Understanding the Fuel Cell Technology and the chemistry behind it

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The Fuel Cell Technology : Hydrogen and oxygen in, water out, perfectly clean fuel-cell technology, but this whole thing is not simple like this sentence. But, the hydrogen that fuels them, that has to come from somewhere and that somewhere might be a lot less green than you think it is. Here our focus is not on the source of hydrogen but on the technology for this complete fuel cell operation.

The fuel cell technology has the potential to power the automotive industry

An exemplary video explaining the functionality of Fuel Cell technology in an automotive [Source : Toyota]

Basically, a hydrogen car is an electric car having the same powertrain which drives any BEVs. The only difference is the energy is stored in the form of hydrogen instead of electricity in a battery. Hydrogen density is too low so it is filled up in the hydrogen tank under 700 bar pressure.

Functioning of a fuel cell system

A hydrogen fuel cell is a lot like a sandwich. There is an anode or negative electrode on one side, then there’s an electrolyte in the middle. The electrolyte has protons that can move between the two sides. It could be a liquid electrolyte, like sulfuric acid, or a solid electrolyte known as a proton exchange membrane. And then, there’s a cathode or positive electrode on the other. Hydrogen gas flows over the anode where a catalyst, usually something like platinum, splits it apart into protons and electrons. The protons flow right through the proton exchange membrane electrolyte to the cathode. The electrons are also drawn toward the cathode where they’ll re-combine with the protons. But, they can’t get through the PEM. Instead, the electrons leave the fuel cell and take a different path through a circuit powering an electric motor and the motor turns the vehicle wheels. The electrons finally travel onto the cathode. Air, which is about 21% oxygen, flows over the cathode. So when the proton and electron from the hydrogen reach the other side of the stack they can combine with oxygen to form water.

So, in short – Hydrogen and oxygen are in power and water out – electricity generates which powers the electric motor to drive the fuel cell vehicle.

Fuel Cell Technology in India
Fuel Cell Technology overview

History of Fuel cell technology

  • The first fuel cells were invented and demonstrated by Sir William Grove in 1839.
  • The very first commercial use of fuel cells came more than a century later following the invention of hydrogen-oxygen fuel cell by Francis Thomas Bacon in 1932.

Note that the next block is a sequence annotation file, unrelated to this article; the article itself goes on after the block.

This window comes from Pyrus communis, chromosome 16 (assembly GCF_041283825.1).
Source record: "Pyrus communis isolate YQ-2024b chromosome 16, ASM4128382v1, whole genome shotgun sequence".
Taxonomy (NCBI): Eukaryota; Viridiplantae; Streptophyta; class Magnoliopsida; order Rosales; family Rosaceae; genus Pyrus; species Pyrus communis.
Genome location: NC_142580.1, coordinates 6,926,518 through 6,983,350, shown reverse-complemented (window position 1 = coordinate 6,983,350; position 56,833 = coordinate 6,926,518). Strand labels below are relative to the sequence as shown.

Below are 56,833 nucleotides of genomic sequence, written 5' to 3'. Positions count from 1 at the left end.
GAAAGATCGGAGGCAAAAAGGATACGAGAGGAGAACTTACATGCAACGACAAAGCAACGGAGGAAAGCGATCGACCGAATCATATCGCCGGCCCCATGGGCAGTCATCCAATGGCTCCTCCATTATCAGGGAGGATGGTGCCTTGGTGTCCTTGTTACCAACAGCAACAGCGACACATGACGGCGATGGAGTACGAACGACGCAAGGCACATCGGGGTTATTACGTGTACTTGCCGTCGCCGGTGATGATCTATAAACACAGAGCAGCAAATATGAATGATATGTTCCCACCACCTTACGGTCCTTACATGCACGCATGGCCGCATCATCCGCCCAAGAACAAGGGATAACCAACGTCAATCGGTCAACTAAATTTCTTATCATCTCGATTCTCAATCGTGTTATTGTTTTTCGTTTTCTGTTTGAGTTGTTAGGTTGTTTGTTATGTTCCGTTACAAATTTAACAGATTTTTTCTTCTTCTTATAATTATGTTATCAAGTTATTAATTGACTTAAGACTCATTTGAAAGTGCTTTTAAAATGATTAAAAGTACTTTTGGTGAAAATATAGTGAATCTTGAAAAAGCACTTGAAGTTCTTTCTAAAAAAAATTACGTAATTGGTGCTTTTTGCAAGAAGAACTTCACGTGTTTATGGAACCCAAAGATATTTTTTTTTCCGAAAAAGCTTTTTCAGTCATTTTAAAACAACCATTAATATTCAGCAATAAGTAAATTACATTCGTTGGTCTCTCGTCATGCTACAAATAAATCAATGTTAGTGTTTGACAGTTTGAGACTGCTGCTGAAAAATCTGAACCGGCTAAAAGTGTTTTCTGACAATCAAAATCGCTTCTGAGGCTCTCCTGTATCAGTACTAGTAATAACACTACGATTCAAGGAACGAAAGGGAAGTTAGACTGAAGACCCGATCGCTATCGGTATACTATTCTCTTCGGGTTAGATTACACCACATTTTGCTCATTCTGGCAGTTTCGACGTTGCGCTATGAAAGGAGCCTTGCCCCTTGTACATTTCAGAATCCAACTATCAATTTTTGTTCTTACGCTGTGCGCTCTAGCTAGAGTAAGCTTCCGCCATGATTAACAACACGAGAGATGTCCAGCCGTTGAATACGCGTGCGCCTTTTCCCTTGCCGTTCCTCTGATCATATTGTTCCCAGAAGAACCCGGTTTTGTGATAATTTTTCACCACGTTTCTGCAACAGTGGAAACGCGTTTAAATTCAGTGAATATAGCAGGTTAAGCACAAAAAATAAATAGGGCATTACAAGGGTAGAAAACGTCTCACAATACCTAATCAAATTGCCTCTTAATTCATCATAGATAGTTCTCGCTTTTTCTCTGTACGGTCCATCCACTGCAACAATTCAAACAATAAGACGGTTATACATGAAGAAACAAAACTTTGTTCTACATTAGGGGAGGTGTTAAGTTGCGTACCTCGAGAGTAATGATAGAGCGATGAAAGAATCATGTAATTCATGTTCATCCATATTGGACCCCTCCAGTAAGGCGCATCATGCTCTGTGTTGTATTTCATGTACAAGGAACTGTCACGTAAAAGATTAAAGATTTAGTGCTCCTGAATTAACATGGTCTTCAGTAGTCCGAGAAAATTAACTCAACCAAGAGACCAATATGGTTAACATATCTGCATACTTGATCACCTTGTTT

• The alkaline fuel cell, also known as the Bacon fuel cell after its inventor, has been used in NASA space programs since the mid-1960s to generate power for satellites and space capsules. Since then, fuel cells have been used in many other applications.
  • Fuel cells are used for primary and backup power for commercial, Industrial and residential buildings and in remote or inaccessible areas.
  • They are also used to power fuel cell vehicles, including forklifts, automobiles, buses, boats, motorcycles and submarines.
The history of Fuel Cell Technology
History of Fuel Cell Technology [Image Credit : FuelCellStore]

Advantages and Disadvantage of Fuel Cell technology


Advantages
Direct transfer of chemical energy to electrical energy.
Not dependent on the Carnot-process and higher efficiency at low temperatures
No emissions of pollutants or noise
No moving parts.
Very low refilling time as compared to batteries.


Disadvantages
High manufacturing costs (due to low volumes).
Expensive materials (e.g. Pt).
Generation, distribution and storage of hydrogen is expensive.

Fuel Cell Technology

Types of Fuel Cell

Basically there are two criteria two simplify our understanding about the fuel cell technology:

Temperature

Electrolyte

• <600°C: Low temperature fuel cell (LT)
• >600°C: High temperature fuel cell (HT)

• Alkaline fuel cell (AFC)
• Polymer electrolyte membrane (PEM) – fuel cell (PEMFC)
• Direct methanol fuel cell (DMFC)
• Low temperature – PEM fuel cell (LT-PEMFC)
• High temperature – PEM fuel cell (HT-PEMFC)
• Molten carbonate fuel cell (MCFC)
• Solid oxide fuel cell (SOFC)
• Phosphoric acid fuel cell (PAFC)

  • Key Facts about AFC:

  • 60 – 80°C (LT)
  • aqueous potassium hydroxide solution as electrolyte
    – Environmental hazardous (Safety)
    – short lifespan (due to corrosive electrolytes)
  • Fuel: H2
  • H2 + ½ O2 → H2O
  • inexpensive catalysts (Nickel, Silver)